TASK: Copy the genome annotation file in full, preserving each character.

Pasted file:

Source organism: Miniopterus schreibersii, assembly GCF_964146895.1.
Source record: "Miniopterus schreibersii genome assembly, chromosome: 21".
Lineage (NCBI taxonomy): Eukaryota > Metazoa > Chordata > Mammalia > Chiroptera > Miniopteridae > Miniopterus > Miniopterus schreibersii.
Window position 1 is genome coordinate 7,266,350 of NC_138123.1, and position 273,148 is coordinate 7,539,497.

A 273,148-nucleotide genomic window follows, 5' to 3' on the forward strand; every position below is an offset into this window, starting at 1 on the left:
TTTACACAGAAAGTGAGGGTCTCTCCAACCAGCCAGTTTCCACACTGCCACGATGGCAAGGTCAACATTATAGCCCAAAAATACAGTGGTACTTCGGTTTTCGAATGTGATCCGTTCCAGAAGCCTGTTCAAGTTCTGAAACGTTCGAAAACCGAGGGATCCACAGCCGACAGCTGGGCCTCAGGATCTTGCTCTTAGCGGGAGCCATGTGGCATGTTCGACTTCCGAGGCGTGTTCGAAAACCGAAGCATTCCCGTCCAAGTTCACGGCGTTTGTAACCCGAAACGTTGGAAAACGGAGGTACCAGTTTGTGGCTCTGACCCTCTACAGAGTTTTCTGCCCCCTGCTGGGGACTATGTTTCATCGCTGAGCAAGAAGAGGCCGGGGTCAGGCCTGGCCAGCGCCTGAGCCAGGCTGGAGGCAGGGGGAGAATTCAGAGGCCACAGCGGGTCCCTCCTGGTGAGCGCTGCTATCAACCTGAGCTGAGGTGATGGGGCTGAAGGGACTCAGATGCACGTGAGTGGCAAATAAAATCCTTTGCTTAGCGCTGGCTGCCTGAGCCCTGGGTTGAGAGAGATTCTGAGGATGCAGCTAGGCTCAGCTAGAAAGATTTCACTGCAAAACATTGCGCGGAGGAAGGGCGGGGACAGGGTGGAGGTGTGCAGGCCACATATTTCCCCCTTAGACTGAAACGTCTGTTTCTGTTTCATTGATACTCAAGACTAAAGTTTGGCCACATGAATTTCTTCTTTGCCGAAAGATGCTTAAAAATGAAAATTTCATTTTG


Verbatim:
Source organism: Miniopterus schreibersii, assembly GCF_964146895.1.
Source record: "Miniopterus schreibersii genome assembly, chromosome: 21".
Lineage (NCBI taxonomy): Eukaryota > Metazoa > Chordata > Mammalia > Chiroptera > Miniopteridae > Miniopterus > Miniopterus schreibersii.
Window position 1 is genome coordinate 7,266,350 of NC_138123.1, and position 273,148 is coordinate 7,539,497.

A 273,148-nucleotide genomic window follows, 5' to 3' on the forward strand; every position below is an offset into this window, starting at 1 on the left:
TTTACACAGAAAGTGAGGGTCTCTCCAACCAGCCAGTTTCCACACTGCCACGATGGCAAGGTCAACATTATAGCCCAAAAATACAGTGGTACTTCGGTTTTCGAATGTGATCCGTTCCAGAAGCCTGTTCAAGTTCTGAAACGTTCGAAAACCGAGGGATCCACAGCCGACAGCTGGGCCTCAGGATCTTGCTCTTAGCGGGAGCCATGTGGCATGTTCGACTTCCGAGGCGTGTTCGAAAACCGAAGCATTCCCGTCCAAGTTCACGGCGTTTGTAACCCGAAACGTTGGAAAACGGAGGTACCAGTTTGTGGCTCTGACCCTCTACAGAGTTTTCTGCCCCCTGCTGGGGACTATGTTTCATCGCTGAGCAAGAAGAGGCCGGGGTCAGGCCTGGCCAGCGCCTGAGCCAGGCTGGAGGCAGGGGGAGAATTCAGAGGCCACAGCGGGTCCCTCCTGGTGAGCGCTGCTATCAACCTGAGCTGAGGTGATGGGGCTGAAGGGACTCAGATGCACGTGAGTGGCAAATAAAATCCTTTGCTTAGCGCTGGCTGCCTGAGCCCTGGGTTGAGAGAGATTCTGAGGATGCAGCTAGGCTCAGCTAGAAAGATTTCACTGCAAAACATTGCGCGGAGGAAGGGCGGGGACAGGGTGGAGGTGTGCAGGCCACATATTTCCCCCTTAGACTGAAACGTCTGTTTCTGTTTCATTGATACTCAAGACTAAAGTTTGGCCACATGAATTTCTTCTTTGCCGAAAGATGCTTAAAAATGAAAATTTCATTTTG